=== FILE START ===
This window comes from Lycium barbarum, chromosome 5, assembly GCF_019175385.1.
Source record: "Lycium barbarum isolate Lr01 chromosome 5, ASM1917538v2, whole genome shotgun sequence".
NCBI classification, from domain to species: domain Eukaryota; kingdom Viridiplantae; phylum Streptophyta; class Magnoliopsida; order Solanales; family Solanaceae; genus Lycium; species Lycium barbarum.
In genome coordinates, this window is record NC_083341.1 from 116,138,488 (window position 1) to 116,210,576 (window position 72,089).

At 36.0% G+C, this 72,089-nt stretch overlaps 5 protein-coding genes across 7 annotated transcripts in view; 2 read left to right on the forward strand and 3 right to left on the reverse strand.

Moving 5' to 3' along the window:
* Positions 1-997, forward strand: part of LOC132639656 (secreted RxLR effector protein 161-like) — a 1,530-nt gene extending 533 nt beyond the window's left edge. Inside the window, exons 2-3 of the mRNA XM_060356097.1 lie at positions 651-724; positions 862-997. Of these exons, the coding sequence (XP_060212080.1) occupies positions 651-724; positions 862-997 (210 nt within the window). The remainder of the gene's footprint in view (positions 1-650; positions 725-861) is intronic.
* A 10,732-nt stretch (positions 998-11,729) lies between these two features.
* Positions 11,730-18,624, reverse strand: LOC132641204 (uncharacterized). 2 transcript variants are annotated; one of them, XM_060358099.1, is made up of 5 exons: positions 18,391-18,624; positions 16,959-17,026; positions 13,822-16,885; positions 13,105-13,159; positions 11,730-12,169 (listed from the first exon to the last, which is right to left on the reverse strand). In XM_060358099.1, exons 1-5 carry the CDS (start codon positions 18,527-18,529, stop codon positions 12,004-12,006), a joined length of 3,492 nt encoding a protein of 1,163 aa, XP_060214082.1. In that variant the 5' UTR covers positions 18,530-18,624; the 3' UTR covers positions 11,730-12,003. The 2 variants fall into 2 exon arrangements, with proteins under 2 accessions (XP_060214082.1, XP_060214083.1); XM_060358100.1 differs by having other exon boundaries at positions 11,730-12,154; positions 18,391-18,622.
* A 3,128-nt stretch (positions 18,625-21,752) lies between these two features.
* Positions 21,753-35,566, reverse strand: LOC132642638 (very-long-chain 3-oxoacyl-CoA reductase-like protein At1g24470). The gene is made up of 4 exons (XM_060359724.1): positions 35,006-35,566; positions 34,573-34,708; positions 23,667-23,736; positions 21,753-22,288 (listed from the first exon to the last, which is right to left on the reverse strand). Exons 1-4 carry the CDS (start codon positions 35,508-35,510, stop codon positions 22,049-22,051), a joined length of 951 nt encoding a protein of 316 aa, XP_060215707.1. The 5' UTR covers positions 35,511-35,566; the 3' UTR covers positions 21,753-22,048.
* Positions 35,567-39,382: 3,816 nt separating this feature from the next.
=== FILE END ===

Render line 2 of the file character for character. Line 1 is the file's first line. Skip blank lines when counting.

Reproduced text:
Source record: "Lycium barbarum isolate Lr01 chromosome 5, ASM1917538v2, whole genome shotgun sequence".